As an individual living through this pandemic I understood why my return date kept changing. I was experiencing all the anxiety and frustration as everyone else in quarantine. I was scared for my health and my loved ones health, but the important part was that we were home and safe. There were people who were having to say goodbye to their loved ones via Facetime, nurses wearing the same PPE for days on end and people spending weeks in isolation alone trying to recover from COVID-19. 

We were and still are living through a very scary time and as child life students it has caused us to feel so many different emotions. For all students, no matter if you were in the application stage, about to start your practicum or in the middle of your internship, this pandemic affected you in some way. It has been a complete rollercoaster of events for the entire child life community. We have all experienced feelings of sadness, frustration and even anger at how this pandemic has affected us. For a long time I felt guilty experiencing all those feelings because there were worse things going on around me and it took me a while to accept that it was okay to feel the way I was feeling. 

If you are a student that is currently feeling frustrated at all these new changes or even debating if child life is right for you anymore, I understand. I have been there and your feelings are 100% valid. During my seven month pause I saw interns get sent home and even interns who didn’t have an internship to go back to. I constantly compared myself to others thinking my situation wasn’t as bad and that I shouldn’t be sad because it could be worse, but telling myself that didn’t help. Everyone’s journey is different and how we handle that journey is unique to you. Do not let the experience of others dictate how you process your own feelings. 

I was finally able to go back to my internship on October 12th and man was it different. It had been so long since I had been there that some of my paperwork had expired. I needed to renew my CPR certification, renew my student insurance, and fill out new paperwork on COVID restrictions. I went out and bought a face shield and was ready to finally finish my internship. Just walking into the hospital was a completely different experience. It was as if I was walking into the hospital for the first time. There were now temperature screeners at every door, hospital designated masks and stickers that everyone needed to wear on their badge showing that they were “cleared” to work on this day. Coming back to the hospital after seven months was a very weird feeling. When you are home you watch the news and hear all these stories so you can’t help but have a little bit of fear, but the second I went back, I felt ready. I was ready to keep learning, growing and ultimately ready to say “I am a child life specialist”.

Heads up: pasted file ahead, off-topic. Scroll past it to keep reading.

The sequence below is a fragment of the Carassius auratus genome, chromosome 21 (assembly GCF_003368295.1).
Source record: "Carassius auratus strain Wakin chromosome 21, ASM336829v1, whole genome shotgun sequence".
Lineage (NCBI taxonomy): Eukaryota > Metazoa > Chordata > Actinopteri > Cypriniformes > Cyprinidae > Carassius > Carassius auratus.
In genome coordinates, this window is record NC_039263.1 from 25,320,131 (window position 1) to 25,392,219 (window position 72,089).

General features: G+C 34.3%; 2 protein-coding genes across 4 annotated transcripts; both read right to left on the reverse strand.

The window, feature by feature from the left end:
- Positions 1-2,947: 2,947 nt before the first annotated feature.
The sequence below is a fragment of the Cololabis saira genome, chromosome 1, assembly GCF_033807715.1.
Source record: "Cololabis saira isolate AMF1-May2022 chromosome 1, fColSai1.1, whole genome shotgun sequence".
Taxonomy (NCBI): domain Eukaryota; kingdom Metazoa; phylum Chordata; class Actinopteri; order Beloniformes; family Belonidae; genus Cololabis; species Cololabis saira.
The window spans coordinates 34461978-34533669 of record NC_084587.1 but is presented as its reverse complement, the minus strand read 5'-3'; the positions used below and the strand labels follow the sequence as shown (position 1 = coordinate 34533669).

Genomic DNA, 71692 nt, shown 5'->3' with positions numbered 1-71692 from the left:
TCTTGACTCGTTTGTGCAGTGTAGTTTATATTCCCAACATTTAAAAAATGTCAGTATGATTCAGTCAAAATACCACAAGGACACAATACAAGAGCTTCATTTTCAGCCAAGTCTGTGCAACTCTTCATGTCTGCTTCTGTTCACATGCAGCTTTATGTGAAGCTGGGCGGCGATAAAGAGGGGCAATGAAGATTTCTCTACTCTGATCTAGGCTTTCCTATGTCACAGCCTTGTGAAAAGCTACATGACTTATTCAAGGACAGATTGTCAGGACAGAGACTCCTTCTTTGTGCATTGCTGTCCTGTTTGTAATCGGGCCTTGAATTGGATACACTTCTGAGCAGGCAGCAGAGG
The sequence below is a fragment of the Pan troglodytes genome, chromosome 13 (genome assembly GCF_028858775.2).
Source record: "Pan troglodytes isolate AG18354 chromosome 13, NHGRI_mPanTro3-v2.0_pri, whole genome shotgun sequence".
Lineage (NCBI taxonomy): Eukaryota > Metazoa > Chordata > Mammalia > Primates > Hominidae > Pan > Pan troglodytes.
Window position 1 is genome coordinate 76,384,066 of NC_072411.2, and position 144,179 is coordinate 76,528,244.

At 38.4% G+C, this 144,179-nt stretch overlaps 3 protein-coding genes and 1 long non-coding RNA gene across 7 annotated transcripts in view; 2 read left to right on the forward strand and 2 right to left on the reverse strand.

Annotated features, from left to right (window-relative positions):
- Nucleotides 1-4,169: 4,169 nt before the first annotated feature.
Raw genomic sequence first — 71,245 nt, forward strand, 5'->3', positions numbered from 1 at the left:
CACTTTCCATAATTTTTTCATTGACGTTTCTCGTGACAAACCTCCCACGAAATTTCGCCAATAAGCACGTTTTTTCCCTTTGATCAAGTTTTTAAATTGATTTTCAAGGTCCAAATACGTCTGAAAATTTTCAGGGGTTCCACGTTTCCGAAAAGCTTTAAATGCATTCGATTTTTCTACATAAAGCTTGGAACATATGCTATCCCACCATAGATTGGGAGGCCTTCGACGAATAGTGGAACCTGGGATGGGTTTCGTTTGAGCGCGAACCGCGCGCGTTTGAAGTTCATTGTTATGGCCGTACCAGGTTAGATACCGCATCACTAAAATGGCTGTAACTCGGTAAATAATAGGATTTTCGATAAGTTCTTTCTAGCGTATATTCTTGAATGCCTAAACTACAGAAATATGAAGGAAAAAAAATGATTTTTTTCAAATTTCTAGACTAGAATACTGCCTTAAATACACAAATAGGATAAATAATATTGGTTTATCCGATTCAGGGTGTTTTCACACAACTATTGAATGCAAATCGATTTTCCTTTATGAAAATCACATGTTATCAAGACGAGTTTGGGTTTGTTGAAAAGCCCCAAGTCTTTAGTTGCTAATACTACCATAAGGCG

Delivering services was completely different than what it had been before. As a student I would always tell my preceptors that I had a list in my head of all the things I knew I had  to look out for during my assessment, but now checking to see if they had been COVID tested was a part of it. If I went into a room I needed to make sure I had all my typical child life tools including my face shield. I could no longer just pull out my bubbles and run into a room with a crying patient and I noticed my face shield was a source of fear for patients. If I had to prep three kids for surgery back to back I had to have my hospital grade cleaning wipes ready to go in order to clean after every room. It definitely challenged me on how to deliver services and gave me new opportunities to gain skills in play and rapport building.

Having experienced my internship before COVID and during COVID changed my entire experience as a student, but it proved to me that the wait was worth it. We go into this field because we want to help patients and families cope through difficult times. Whether it’s an IV placement, a cancer diagnosis or their first surgery. We all have the urge to help and are ready to do so. We go on this long journey of volunteer hours, applications, interviews and school work and now we have to add a global pandemic to the list.  Being  a child life student during a global pandemic has been a challenge, but I believe I am a better child life specialist because of it. It taught me how to be resilient, adaptable and showed me to not give up on my dreams. 

The field of healthcare is always changing and we have to learn to adapt to all its changes. A global pandemic isn’t exactly a topic you find in Child Life 101, but it is now our reality. This post is dedicated to all the child life students currently trying to navigate this crazy new world we are living in. There might be a few new obstacles, but it is nothing you can’t handle. If child life is what you are meant to do then keep fighting. Do not lose hope and do not lose sight of what you have worked so hard for. We are all in this together, you got this!